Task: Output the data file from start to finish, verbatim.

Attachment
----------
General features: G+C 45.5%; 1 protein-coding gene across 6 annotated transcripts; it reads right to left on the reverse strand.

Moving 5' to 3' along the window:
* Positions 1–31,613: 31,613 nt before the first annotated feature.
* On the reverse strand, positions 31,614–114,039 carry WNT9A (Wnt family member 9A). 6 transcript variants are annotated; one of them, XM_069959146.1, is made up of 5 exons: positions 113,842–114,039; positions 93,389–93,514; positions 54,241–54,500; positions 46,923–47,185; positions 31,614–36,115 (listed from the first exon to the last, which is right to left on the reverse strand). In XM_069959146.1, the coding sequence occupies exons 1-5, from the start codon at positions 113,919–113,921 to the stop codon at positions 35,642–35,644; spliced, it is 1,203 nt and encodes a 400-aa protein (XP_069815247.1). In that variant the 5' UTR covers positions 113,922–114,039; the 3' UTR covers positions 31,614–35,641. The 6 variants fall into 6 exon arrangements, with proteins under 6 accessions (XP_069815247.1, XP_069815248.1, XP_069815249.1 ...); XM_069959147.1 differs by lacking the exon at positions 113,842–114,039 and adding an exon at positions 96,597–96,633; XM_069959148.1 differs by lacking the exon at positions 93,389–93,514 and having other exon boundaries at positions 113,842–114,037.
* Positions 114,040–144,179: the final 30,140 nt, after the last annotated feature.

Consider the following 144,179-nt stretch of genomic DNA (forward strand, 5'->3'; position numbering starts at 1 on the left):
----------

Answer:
General features: G+C 45.5%; 1 protein-coding gene across 6 annotated transcripts; it reads right to left on the reverse strand.

Moving 5' to 3' along the window:
* Positions 1–31,613: 31,613 nt before the first annotated feature.
* On the reverse strand, positions 31,614–114,039 carry WNT9A (Wnt family member 9A). 6 transcript variants are annotated; one of them, XM_069959146.1, is made up of 5 exons: positions 113,842–114,039; positions 93,389–93,514; positions 54,241–54,500; positions 46,923–47,185; positions 31,614–36,115 (listed from the first exon to the last, which is right to left on the reverse strand). In XM_069959146.1, the coding sequence occupies exons 1-5, from the start codon at positions 113,919–113,921 to the stop codon at positions 35,642–35,644; spliced, it is 1,203 nt and encodes a 400-aa protein (XP_069815247.1). In that variant the 5' UTR covers positions 113,922–114,039; the 3' UTR covers positions 31,614–35,641. The 6 variants fall into 6 exon arrangements, with proteins under 6 accessions (XP_069815247.1, XP_069815248.1, XP_069815249.1 ...); XM_069959147.1 differs by lacking the exon at positions 113,842–114,039 and adding an exon at positions 96,597–96,633; XM_069959148.1 differs by lacking the exon at positions 93,389–93,514 and having other exon boundaries at positions 113,842–114,037.
* Positions 114,040–144,179: the final 30,140 nt, after the last annotated feature.

Consider the following 144,179-nt stretch of genomic DNA (forward strand, 5'->3'; position numbering starts at 1 on the left):